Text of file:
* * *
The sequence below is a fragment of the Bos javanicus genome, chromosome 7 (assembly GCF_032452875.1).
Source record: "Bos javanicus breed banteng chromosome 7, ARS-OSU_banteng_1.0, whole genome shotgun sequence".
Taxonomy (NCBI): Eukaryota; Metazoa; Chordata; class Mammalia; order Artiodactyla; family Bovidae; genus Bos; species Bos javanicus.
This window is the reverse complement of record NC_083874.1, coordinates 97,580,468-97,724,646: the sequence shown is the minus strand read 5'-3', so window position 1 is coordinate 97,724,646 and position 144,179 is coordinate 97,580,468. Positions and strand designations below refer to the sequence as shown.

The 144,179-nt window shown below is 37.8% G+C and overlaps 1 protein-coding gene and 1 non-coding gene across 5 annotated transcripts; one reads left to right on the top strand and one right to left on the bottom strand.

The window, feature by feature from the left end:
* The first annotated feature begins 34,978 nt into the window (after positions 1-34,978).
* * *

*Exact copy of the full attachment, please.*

The sequence below is a fragment of the Bos javanicus genome, chromosome 7 (assembly GCF_032452875.1).
Source record: "Bos javanicus breed banteng chromosome 7, ARS-OSU_banteng_1.0, whole genome shotgun sequence".
Taxonomy (NCBI): Eukaryota; Metazoa; Chordata; class Mammalia; order Artiodactyla; family Bovidae; genus Bos; species Bos javanicus.
This window is the reverse complement of record NC_083874.1, coordinates 97,580,468-97,724,646: the sequence shown is the minus strand read 5'-3', so window position 1 is coordinate 97,724,646 and position 144,179 is coordinate 97,580,468. Positions and strand designations below refer to the sequence as shown.

The 144,179-nt window shown below is 37.8% G+C and overlaps 1 protein-coding gene and 1 non-coding gene across 5 annotated transcripts; one reads left to right on the top strand and one right to left on the bottom strand.

The window, feature by feature from the left end:
* The first annotated feature begins 34,978 nt into the window (after positions 1-34,978).